Skip to main content


Welcome to the Futuremaps user guide. We created Futuremaps because we belive every organisation deserves great visualisations.

With Futuremaps, we sprinkle some special sauce on top of open source libraries and bring a catalogue of open data to deliver a tool that allows you, the user, to create beautiful maps and visualisations, all in your browser.

If you're keen to dive straigt in and learn how to use our platform, head over to Getting Started to get stuck in straight away.

If you're interested in our journey and motivation for building Futuremaps, keep reading. And for the super curious, follow some of the links if you want to delve deeper.

Built on Open Source

Mapping and data visualisation has long been the reserve of specialist data scientists. Data can come in a variety of formats (think CSV or GeoJSON to name but a few) and co-ordinate reference systems (think Latitude and Longitude, or Ordnance Survey National Grid).

Traditional tools are complex and can require many hours to master, and often comes in the form of a large desktop application like ArcGIS or a widely popular open source alternative QGIS.

Our aim is to take the complexity out of mapping and visualising your data, allowing you to simply drag and drop data in from your computer, and see it imeediately on the map.

To that end, we stand on the shoulders of giants. Uber have been a leader in developing open source tooling for data visualisation. Mapbox have made web mapping a thing of beauty. And Facebook have even open sourced their library for building incredible user interfaces and experiences.

The open source movement is incredible, and powers so much of the underlying experiences we have on the web on a daily basis. We owe a debt of gratitude to the open source library maintainers and contributors that have made Futuremaps possible.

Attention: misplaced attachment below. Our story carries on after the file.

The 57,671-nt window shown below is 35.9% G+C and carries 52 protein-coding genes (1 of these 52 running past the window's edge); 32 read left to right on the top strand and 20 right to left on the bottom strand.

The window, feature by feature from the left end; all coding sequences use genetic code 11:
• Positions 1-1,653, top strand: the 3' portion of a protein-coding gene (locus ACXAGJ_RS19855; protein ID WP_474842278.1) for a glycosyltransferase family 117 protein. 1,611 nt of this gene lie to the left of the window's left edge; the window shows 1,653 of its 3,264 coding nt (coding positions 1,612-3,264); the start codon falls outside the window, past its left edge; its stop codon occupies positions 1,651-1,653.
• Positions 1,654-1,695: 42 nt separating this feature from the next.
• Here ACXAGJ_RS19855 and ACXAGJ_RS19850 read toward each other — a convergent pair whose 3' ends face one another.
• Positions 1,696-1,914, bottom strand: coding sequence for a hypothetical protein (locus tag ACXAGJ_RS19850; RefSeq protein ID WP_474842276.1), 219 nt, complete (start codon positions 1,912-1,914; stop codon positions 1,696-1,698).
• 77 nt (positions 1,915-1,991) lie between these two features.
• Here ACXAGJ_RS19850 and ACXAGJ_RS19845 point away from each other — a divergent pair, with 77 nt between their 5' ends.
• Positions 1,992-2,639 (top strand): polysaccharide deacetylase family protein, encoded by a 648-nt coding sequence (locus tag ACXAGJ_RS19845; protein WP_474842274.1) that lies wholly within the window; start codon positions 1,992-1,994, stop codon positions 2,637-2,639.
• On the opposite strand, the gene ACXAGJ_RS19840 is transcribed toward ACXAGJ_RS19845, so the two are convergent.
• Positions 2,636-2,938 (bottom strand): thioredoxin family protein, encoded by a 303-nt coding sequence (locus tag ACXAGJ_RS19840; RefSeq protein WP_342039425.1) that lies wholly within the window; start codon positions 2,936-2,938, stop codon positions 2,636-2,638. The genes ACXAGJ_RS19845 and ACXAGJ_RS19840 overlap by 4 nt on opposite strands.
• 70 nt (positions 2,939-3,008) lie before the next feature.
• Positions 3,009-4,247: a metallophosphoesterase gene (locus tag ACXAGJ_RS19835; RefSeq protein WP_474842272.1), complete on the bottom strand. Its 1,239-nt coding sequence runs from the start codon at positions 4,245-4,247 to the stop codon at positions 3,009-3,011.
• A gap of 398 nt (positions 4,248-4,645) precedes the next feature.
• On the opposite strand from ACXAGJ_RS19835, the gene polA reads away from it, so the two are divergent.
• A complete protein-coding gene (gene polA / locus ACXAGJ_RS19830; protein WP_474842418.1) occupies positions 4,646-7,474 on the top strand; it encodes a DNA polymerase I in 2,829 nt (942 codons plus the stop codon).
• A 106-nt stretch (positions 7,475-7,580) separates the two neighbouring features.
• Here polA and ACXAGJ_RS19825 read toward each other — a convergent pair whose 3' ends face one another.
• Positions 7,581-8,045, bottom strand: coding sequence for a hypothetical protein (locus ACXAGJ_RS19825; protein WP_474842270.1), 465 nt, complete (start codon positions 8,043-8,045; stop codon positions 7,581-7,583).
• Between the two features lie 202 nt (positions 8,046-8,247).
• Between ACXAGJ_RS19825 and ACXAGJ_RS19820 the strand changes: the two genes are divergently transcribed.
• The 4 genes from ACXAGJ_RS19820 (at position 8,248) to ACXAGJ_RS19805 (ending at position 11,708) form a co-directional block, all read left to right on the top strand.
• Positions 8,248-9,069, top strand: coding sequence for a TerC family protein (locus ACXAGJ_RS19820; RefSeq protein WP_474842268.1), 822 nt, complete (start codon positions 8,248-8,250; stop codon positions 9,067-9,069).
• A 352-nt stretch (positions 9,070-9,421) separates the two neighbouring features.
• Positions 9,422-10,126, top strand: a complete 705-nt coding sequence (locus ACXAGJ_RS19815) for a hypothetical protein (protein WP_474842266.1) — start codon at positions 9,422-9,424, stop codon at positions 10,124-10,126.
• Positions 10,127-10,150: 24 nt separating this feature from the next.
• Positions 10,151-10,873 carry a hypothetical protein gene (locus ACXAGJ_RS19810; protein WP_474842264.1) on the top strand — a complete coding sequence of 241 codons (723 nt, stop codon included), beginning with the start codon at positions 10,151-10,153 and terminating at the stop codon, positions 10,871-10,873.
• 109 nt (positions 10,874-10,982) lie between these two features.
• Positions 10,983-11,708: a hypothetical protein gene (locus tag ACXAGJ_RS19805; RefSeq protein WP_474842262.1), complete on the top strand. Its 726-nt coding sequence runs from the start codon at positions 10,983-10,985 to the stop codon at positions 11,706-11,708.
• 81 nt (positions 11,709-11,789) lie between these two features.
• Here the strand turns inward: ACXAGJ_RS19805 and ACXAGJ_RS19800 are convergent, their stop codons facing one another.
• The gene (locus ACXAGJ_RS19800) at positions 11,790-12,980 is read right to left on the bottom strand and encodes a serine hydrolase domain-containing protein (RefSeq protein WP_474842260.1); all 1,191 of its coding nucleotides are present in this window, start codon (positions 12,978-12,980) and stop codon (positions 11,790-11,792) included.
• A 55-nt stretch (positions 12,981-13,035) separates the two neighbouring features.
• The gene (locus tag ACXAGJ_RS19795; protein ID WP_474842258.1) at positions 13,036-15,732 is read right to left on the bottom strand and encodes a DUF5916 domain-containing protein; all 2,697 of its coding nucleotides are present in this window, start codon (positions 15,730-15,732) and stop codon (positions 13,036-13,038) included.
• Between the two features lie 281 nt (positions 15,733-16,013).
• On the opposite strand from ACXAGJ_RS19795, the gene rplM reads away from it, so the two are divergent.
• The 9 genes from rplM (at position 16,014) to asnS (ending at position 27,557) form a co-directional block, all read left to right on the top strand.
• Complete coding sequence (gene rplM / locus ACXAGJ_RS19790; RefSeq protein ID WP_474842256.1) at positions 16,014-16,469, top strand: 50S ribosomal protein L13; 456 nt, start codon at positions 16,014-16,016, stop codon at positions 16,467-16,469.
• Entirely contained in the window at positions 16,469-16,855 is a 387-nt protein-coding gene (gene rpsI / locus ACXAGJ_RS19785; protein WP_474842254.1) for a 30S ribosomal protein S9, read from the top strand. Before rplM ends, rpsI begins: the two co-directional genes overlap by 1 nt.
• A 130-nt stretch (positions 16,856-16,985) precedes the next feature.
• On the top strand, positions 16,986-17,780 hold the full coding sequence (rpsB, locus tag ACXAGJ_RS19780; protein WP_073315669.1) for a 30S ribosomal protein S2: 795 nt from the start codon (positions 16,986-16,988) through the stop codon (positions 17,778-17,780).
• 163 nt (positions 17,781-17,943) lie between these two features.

Integrating Open Data

We're big believers in the promise of Open Data. However, it is our firmly held belief that we are only starting to scratch the surface of what is possible with it.

We think open data should not just be available, it should be easily accessible and usable.

Currently, open data providers are typically central government departments, local authorities and scientific institutions. This data can come in a variety of formats, from CSV files published to a website, to full blown APIs (Application Programming Interfaces).

The trouble is, unless you're a data engineer with some serious coding skills, this data is inaccessible.

That's why we've invested in integrating a growing catalogue of open data, right into the platform, to make it easy to add a variety of data sources directly to your maps.

Easy to Use

Futuremaps brings the power of open source tools together with open data to put a tool in your hands that is both easy to use, and creat high quality maps and data visualisations. Hit 'Geting Started' below to dive in and start creating beuatiful visualisations.